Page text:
The Paradox of Choice: Why More Is Less

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Harper Collins, Dec 22, 2003 - Psychology - 288 pages
38 Reviews

Whether we're buying a pair of jeans, ordering a cup of coffee, selecting a long-distance carrier, applying to college, choosing a doctor, or setting up a 401(k), everyday decisions -- both big and small -- have become increasingly complex due to the overwhelming abundance of choice with which we are presented.

As Americans, we assume that more choice means better options and greater satisfaction. But beware of excessive choice: choice overload can make you question the decisions you make before you even make them, it can set you up for unrealistically high expectations, and it can make you blame yourself for any and all failures. In the long run, this can lead to decision-making paralysis, anxiety, and perpetual stress. And, in a culture that tells us that there is no excuse for falling short of perfection when your options are limitless, too much choice can lead to clinical depression.

In The Paradox of Choice, Barry Schwartz explains at what point choice -- the hallmark of individual freedom and self-determination that we so cherish -- becomes detrimental to our psychological and emotional well-being. In accessible, engaging, and anecdotal prose, Schwartz shows how the dramatic explosion in choice -- from the mundane to the profound challenges of balancing career, family, and individual needs -- has paradoxically become a problem instead of a solution. Schwartz also shows how our obsession with choice encourages us to seek that which makes us feel worse.

By synthesizing current research in the social sciences, Schwartz makes the counter intuitive case that eliminating choices can greatly reduce the stress, anxiety, and busyness of our lives. He offers eleven practical steps on how to limit choices to a manageable number, have the discipline to focus on those that are important and ignore the rest, and ultimately derive greater satisfaction from the choices you have to make.

  

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Review: The Paradox of Choice: Why More Is Less

User Review  - Sean Engelhardt - Goodreads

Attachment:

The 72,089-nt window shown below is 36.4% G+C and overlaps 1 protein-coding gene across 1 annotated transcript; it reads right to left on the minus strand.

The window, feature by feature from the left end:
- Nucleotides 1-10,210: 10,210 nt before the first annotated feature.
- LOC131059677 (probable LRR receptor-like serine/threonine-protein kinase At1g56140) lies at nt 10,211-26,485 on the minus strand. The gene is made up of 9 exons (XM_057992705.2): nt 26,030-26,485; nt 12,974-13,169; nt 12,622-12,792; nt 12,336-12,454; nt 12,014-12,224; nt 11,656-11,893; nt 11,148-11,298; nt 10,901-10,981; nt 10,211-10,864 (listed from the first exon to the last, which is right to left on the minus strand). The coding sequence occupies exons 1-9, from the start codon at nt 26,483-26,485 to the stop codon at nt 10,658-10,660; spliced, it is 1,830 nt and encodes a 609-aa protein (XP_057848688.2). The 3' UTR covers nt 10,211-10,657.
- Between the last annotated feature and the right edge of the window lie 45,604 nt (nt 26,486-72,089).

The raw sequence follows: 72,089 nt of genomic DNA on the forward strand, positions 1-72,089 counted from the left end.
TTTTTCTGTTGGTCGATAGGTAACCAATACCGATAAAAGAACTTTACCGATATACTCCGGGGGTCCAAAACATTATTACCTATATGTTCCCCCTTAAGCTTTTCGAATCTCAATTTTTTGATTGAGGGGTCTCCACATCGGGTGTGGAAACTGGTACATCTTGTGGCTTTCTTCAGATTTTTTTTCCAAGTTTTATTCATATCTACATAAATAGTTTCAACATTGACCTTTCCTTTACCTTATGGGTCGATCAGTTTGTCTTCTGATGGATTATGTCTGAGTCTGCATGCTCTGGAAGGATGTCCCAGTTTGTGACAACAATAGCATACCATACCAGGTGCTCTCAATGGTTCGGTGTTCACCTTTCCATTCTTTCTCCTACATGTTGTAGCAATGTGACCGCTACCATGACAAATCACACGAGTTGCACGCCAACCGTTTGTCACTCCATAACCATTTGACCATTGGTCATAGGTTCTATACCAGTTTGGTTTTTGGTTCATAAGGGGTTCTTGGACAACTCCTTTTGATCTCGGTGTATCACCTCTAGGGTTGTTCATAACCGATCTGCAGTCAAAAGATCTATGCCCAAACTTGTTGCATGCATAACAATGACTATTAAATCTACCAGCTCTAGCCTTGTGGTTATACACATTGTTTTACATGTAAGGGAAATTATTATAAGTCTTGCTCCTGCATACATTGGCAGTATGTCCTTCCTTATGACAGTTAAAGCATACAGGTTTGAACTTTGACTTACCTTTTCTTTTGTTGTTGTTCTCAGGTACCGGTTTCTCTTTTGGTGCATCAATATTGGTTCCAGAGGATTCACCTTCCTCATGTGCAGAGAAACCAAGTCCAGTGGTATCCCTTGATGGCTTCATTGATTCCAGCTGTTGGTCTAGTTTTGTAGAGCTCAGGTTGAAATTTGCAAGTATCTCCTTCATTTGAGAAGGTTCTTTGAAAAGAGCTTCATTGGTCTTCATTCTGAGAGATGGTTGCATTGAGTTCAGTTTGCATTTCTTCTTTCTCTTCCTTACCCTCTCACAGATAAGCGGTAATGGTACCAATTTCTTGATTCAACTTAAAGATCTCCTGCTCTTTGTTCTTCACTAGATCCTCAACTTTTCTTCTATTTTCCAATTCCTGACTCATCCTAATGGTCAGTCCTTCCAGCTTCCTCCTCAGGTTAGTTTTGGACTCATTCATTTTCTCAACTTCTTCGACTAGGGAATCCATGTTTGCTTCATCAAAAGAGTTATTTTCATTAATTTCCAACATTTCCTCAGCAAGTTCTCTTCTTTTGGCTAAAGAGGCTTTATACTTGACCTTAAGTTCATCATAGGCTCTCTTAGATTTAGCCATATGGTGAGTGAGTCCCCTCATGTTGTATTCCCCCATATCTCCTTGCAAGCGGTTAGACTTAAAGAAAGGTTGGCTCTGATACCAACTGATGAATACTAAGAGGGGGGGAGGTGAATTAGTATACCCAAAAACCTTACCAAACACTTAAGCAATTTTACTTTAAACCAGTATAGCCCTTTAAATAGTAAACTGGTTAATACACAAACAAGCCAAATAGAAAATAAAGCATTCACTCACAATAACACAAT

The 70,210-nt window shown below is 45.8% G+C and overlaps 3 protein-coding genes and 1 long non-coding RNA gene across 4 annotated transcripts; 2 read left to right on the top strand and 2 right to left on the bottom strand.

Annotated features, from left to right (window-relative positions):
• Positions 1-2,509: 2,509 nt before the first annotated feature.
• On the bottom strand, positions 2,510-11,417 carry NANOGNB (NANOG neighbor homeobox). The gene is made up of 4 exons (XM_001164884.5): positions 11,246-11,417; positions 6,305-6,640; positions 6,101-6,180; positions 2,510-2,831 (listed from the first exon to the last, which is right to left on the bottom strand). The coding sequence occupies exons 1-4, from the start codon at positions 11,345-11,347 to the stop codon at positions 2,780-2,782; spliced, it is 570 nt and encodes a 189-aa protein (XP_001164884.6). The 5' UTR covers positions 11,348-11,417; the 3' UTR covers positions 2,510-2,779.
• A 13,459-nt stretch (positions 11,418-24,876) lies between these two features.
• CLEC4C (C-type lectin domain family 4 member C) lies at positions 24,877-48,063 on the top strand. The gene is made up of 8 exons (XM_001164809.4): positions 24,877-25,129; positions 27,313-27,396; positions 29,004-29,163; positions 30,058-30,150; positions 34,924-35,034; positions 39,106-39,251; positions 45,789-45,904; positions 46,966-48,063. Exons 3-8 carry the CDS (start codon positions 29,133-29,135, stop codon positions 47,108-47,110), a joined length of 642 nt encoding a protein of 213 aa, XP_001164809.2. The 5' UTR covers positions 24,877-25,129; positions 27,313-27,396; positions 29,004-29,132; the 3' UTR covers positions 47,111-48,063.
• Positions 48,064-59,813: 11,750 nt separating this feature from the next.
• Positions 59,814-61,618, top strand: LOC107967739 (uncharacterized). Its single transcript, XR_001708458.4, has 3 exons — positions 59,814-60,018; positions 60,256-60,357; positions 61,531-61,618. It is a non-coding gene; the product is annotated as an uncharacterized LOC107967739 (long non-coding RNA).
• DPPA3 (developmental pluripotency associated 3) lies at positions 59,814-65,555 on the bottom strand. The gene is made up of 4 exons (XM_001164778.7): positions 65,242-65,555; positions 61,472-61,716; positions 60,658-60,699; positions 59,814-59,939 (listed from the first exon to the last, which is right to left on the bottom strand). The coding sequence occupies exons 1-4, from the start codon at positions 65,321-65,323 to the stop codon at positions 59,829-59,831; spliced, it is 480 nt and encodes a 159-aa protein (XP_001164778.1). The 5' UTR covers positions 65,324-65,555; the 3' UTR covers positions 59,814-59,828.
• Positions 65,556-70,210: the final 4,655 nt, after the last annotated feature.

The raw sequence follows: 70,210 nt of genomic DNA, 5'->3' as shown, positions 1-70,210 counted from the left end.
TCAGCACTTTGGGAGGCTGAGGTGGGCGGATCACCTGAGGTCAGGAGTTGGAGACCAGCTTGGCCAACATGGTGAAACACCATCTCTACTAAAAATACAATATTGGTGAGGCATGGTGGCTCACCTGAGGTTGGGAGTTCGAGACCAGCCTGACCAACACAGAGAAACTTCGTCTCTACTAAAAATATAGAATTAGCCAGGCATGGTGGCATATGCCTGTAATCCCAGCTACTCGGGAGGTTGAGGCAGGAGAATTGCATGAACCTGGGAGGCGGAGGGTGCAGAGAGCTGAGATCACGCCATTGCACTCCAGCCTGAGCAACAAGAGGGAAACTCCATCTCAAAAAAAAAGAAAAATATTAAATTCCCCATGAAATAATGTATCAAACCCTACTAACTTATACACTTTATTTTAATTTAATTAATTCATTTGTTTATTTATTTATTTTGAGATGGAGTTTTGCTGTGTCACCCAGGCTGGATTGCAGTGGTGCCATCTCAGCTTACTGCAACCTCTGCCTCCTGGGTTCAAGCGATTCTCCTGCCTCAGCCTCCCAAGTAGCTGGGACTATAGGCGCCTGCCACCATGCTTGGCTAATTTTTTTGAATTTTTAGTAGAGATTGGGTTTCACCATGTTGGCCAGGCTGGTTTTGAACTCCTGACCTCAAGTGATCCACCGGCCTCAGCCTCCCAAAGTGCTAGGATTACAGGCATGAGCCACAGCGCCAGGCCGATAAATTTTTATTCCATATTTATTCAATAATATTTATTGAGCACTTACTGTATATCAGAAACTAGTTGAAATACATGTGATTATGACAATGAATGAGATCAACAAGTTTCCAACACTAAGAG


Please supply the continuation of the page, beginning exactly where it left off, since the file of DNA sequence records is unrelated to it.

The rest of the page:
Five stars not for the writing but for the overall content. He could have said everything he needed to say in a few-page article, and it's pretty redundant. But it's still a really quick read so what ... Read full review

Review: The Paradox of Choice: Why More Is Less

User Review  - Mitch - Goodreads

An important book and one that spoke to my personal development. There are so many choices in today's world that can be overwhelming. At times, I find myself stressed out by choices... this book ... Read full review

Contents

A Road Map
1
New Choices
23
Chapters Deciding and Choosing
47
When Only the Best Will Do
77
Choice and Happiness
99
Missed Opportunities
119
Cha pter 7 Only The Problem of Regret 47
167
Why Everything Suffers from Comparison
181
Whose Fault Is It? Choice
201
What to Do About Choice
221
Copyright

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Page 103 - I am satisfied with my life. So far I have gotten the important things I want in life.
Page 146 - Paul owns shares in Company A. During the past year he considered switching to stock in Company B, but he decided against it. He now finds that he would have been better off by $1,200 if he had switched to the stock of Company B.
Page 1 - As a culture, we are enamored of freedom, self-determination, and variety, and we are reluctant to give up any of our options. But clinging tenaciously to all the choices available to us contributes to bad decisions, to anxiety, stress, and dissatisfaction even to clinical depression. Many years ago, the distinguished political philosopher Isaiah Berlin made an important distinction between "negative liberty...
Page 64 - Imagine that you have decided to see a play and paid the admission price of $10 per ticket. As you enter the theater you discover that you have lost the ticket. The seat was not marked and the ticket cannot be recovered. Would you pay $10 for another ticket?
Page 248 - Predicting Reactions to Environmental Change," in M. Bazerman, D. Messick, A. Tenbrunsel, and K. Wade-Benzoni (eds.). Environment, Ethics, and Behavior (San Francisco: New Lexington Press, 1997). pp. 52-72. 1 7 5 young college professors DT Gilbert. EC Pinel. TD Wilson. SJ Blumberg, and TP Whatley, "Immune Neglect: A Source of Durability Bias in Affective Forecasting," Journal of Personality and Social Psychology, 1998.
Page 127 - Problem 1 (n = 170): Imagine that you serve on the jury of an only-child sole-custody case following a relatively messy divorce. The facts of the case are complicated by ambiguous economic, social, and emotional considerations, and you decide to base your decision entirely on the following few observations. [To which parent would you award sole custody of the child...
Page xvi - When people have no choice, life is almost unbearable. As the number of available choices increases, as it has in our consumer culture, the autonomy, control, and liberation this variety brings are powerful and positive. But as the number of choices keeps growing, negative aspects of having a multitude of options begin to appear. As the number of choices grows further, the negatives escalate until we become overloaded.

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About the author (2003)

Barry Schwartz is the Dorwin Cartwright Professor of Social Theory and Social Action at Swarthmore College. He is the author of several books, including The Battle for Human Nature: Science, Morality and Modern Life and The Costs of Living: How Market Freedom Erodes the Best Things in Life. His articles have appeared in many of the leading journals in his field, including the American Psychologist. He lives in Philadelphia, Pennsylvania.

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